As far as Governorships, the Democrats have 16 right now, and my projection is that they would gain the Midwest states of Ohio, Illinois, Iowa, Michigan, Wisconsin, and Kansas, along with Southern states Florida and Georgia, along with New Mexico, Nevada, and New England states Maine and Vermont, giving them a total of 28 states under Democratic control. This also means that Scott Walker and Kris Kobach would not be elected in Wisconsin and Kansas, making my “Dream List” fulfilled for the first five on the list.

On the other hand, it is likely that Steve King will win in Iowa for his Congressional seat, although this blogger believes David Brat in his Richmond, Virginia Congressional seat, will lose.

So overall, all but Steve King on my “Dream List” to defeat would lose, while all five of my “Dream List” to win—Beto O’Rourke, Andrew Gillum, Stacey Abrams, Richard Cordray, and Gavin Newsom, would be triumphant.

This blogger and author may look silly two or three days from now, but that is my final projection, and we shall see!

Crucial House Races On Way To House Of Representatives Democratic Majority In 116th Congress

It should be easy to gain the minimum 23 seats to put Democrats in charge of the House of Representatives in the upcoming 116th Congress.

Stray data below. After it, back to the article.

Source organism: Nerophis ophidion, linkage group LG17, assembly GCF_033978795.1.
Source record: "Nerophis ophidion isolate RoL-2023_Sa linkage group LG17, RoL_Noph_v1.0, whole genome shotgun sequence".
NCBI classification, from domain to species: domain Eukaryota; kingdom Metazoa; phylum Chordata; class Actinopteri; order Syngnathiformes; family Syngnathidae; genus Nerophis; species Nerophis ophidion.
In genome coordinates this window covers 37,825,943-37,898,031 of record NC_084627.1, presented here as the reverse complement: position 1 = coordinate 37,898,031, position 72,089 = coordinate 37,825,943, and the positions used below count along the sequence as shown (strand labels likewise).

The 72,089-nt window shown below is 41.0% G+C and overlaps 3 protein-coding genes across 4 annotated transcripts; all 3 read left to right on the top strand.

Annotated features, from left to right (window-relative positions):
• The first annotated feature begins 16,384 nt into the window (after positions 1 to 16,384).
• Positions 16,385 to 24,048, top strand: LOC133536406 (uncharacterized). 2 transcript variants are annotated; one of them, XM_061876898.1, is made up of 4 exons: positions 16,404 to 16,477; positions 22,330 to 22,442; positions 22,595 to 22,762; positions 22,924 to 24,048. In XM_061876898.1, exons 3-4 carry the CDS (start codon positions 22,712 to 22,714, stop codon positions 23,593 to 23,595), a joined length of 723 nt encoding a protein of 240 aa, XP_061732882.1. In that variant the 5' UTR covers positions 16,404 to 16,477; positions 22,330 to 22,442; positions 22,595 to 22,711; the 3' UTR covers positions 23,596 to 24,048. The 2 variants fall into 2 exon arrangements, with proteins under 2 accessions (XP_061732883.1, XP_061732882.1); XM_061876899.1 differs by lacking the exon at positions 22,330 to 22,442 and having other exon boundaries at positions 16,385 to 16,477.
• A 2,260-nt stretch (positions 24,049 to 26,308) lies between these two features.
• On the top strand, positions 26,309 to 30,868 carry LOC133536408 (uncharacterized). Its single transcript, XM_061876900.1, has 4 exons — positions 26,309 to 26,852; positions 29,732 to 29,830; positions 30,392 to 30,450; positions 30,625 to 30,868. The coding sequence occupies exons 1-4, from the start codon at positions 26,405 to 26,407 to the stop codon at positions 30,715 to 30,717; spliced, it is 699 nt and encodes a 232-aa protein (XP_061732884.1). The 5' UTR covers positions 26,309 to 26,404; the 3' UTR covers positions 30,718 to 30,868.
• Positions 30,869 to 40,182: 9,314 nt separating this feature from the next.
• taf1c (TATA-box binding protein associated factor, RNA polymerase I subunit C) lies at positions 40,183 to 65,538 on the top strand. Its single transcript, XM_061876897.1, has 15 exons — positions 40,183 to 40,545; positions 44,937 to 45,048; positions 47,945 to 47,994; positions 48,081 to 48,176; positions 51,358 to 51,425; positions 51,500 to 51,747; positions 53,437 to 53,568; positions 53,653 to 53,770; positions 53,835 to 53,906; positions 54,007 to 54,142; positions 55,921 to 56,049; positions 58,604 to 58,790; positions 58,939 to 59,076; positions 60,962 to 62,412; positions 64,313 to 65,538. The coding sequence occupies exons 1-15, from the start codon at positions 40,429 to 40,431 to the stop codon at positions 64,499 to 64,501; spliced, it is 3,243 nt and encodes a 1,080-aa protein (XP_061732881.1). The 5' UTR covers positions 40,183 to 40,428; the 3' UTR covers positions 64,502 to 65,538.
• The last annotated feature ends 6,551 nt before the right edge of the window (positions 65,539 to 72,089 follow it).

The key reality is that there are New York, New Jersey, Pennsylvania, Virginia, Ohio, Illinois, and California seats that seem likely to be switched.

There are suburban districts that traditionally vote Republican, but now are expected to vote Democratic, due to the outrage of women, and the fear that we will have a massive rise in prices due to the crazy tariffs Donald Trump has put upon products from China, as well as the European Union.

in the first midterm after a new President has been inaugurated, invariably the party in control of the White House loses a large number of seats, and often control of Congress.

This was true in 2010, 1946, 1994, 1974, and 1966, years when the party in power lost 63, 55, 54, 48, and 48 seats respectively, as well as losing 6, 12, 8, 4, and 4 seats in the US Senate.

Best bet is that the Democrats will gain 35-40 seats in the House, and have a shot at winning two seats from Republicans, and keeping all of their endangered Senators, particularly now with the Brett Kavanaugh Supreme Court controversy.

With the low public opinion ratings of Donald Trump, history tells us that the average in the first midterm of a new President sees 44 House seats and 5 Senate races lost.

Also, first term midterms, not considering public opinion ratings of the new President, see an average of 29 House and 3 Senate seats lost.

So considering all these factors, it seems that Democratic control of both houses of Congress seems likely in the 116th Congress.

Four Potential African American Presidential Candidates: Cory Booker, Kamala Harris, Deval Patrick, Eric Holder

As we start to look ahead to the 2020 Democratic Presidential nomination battle, there is the possibility of up to four African Americans running for the Presidency.

Almost certainly running are New Jersey Senator Cory Booker and California Senator Kamala Harris (whose mother is Tamil Indian and father who is from the nation of Jamaica in the Caribbean, so she is mixed race).